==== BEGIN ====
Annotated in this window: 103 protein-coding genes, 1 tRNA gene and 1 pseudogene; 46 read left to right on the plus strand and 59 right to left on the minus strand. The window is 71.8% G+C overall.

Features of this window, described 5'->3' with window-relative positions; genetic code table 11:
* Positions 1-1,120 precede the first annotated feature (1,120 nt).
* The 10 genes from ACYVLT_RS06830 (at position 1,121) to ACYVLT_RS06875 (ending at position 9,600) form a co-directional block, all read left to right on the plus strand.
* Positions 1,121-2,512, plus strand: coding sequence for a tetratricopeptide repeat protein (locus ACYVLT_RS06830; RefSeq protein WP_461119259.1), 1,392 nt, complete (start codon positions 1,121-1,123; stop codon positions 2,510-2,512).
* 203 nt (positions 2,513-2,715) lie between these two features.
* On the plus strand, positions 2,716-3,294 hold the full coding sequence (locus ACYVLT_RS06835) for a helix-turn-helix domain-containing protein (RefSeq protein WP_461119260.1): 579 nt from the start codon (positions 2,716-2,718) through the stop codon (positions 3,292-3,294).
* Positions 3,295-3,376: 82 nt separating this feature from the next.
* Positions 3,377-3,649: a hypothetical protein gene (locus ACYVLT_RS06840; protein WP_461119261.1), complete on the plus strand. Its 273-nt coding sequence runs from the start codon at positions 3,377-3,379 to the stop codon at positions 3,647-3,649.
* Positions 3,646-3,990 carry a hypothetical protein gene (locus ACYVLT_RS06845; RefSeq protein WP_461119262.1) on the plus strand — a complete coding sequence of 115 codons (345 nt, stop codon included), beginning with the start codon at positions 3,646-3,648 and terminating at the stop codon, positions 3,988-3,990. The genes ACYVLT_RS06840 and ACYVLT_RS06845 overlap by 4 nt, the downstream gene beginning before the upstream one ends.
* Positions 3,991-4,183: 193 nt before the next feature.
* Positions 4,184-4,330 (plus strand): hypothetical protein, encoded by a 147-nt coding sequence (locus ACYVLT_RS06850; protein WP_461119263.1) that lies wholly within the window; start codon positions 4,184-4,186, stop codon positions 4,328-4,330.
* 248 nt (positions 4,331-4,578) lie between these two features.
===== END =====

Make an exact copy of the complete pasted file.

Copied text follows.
Annotated in this window: 103 protein-coding genes, 1 tRNA gene and 1 pseudogene; 46 read left to right on the plus strand and 59 right to left on the minus strand. The window is 71.8% G+C overall.

Features of this window, described 5'->3' with window-relative positions; genetic code table 11:
* Positions 1-1,120 precede the first annotated feature (1,120 nt).
* The 10 genes from ACYVLT_RS06830 (at position 1,121) to ACYVLT_RS06875 (ending at position 9,600) form a co-directional block, all read left to right on the plus strand.
* Positions 1,121-2,512, plus strand: coding sequence for a tetratricopeptide repeat protein (locus ACYVLT_RS06830; RefSeq protein WP_461119259.1), 1,392 nt, complete (start codon positions 1,121-1,123; stop codon positions 2,510-2,512).
* 203 nt (positions 2,513-2,715) lie between these two features.
* On the plus strand, positions 2,716-3,294 hold the full coding sequence (locus ACYVLT_RS06835) for a helix-turn-helix domain-containing protein (RefSeq protein WP_461119260.1): 579 nt from the start codon (positions 2,716-2,718) through the stop codon (positions 3,292-3,294).
* Positions 3,295-3,376: 82 nt separating this feature from the next.
* Positions 3,377-3,649: a hypothetical protein gene (locus ACYVLT_RS06840; protein WP_461119261.1), complete on the plus strand. Its 273-nt coding sequence runs from the start codon at positions 3,377-3,379 to the stop codon at positions 3,647-3,649.
* Positions 3,646-3,990 carry a hypothetical protein gene (locus ACYVLT_RS06845; RefSeq protein WP_461119262.1) on the plus strand — a complete coding sequence of 115 codons (345 nt, stop codon included), beginning with the start codon at positions 3,646-3,648 and terminating at the stop codon, positions 3,988-3,990. The genes ACYVLT_RS06840 and ACYVLT_RS06845 overlap by 4 nt, the downstream gene beginning before the upstream one ends.
* Positions 3,991-4,183: 193 nt before the next feature.
* Positions 4,184-4,330 (plus strand): hypothetical protein, encoded by a 147-nt coding sequence (locus ACYVLT_RS06850; protein WP_461119263.1) that lies wholly within the window; start codon positions 4,184-4,186, stop codon positions 4,328-4,330.
* 248 nt (positions 4,331-4,578) lie between these two features.